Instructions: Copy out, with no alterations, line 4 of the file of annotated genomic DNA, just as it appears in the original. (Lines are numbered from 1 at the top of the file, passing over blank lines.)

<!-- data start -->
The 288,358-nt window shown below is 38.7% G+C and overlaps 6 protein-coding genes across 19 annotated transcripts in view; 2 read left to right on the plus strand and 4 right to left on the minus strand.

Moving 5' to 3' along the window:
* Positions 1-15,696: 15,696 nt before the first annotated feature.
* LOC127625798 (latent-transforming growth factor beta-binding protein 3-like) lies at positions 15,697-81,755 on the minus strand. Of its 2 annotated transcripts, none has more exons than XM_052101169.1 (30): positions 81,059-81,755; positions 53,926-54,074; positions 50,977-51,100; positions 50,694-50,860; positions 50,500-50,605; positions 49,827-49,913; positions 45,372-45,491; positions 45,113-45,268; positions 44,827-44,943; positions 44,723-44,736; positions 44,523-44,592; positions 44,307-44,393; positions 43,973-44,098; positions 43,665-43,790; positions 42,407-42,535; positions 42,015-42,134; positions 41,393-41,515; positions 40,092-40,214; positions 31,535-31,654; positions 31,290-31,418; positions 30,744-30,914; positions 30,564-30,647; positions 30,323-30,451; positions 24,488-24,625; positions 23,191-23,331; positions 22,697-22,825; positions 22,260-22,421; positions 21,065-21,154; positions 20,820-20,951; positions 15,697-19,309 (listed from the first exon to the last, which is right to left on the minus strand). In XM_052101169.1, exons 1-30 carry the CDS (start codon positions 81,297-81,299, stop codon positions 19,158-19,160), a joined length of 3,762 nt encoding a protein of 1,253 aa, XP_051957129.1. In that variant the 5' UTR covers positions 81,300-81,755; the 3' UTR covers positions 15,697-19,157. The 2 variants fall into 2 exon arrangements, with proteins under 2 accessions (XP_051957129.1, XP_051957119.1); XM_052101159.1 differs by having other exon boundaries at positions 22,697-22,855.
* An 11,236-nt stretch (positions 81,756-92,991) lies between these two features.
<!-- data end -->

* LOC127625798 (latent-transforming growth factor beta-binding protein 3-like) lies at positions 15,697-81,755 on the minus strand. Of its 2 annotated transcripts, none has more exons than XM_052101169.1 (30): positions 81,059-81,755; positions 53,926-54,074; positions 50,977-51,100; positions 50,694-50,860; positions 50,500-50,605; positions 49,827-49,913; positions 45,372-45,491; positions 45,113-45,268; positions 44,827-44,943; positions 44,723-44,736; positions 44,523-44,592; positions 44,307-44,393; positions 43,973-44,098; positions 43,665-43,790; positions 42,407-42,535; positions 42,015-42,134; positions 41,393-41,515; positions 40,092-40,214; positions 31,535-31,654; positions 31,290-31,418; positions 30,744-30,914; positions 30,564-30,647; positions 30,323-30,451; positions 24,488-24,625; positions 23,191-23,331; positions 22,697-22,825; positions 22,260-22,421; positions 21,065-21,154; positions 20,820-20,951; positions 15,697-19,309 (listed from the first exon to the last, which is right to left on the minus strand). In XM_052101169.1, exons 1-30 carry the CDS (start codon positions 81,297-81,299, stop codon positions 19,158-19,160), a joined length of 3,762 nt encoding a protein of 1,253 aa, XP_051957129.1. In that variant the 5' UTR covers positions 81,300-81,755; the 3' UTR covers positions 15,697-19,157. The 2 variants fall into 2 exon arrangements, with proteins under 2 accessions (XP_051957129.1, XP_051957119.1); XM_052101159.1 differs by having other exon boundaries at positions 22,697-22,855.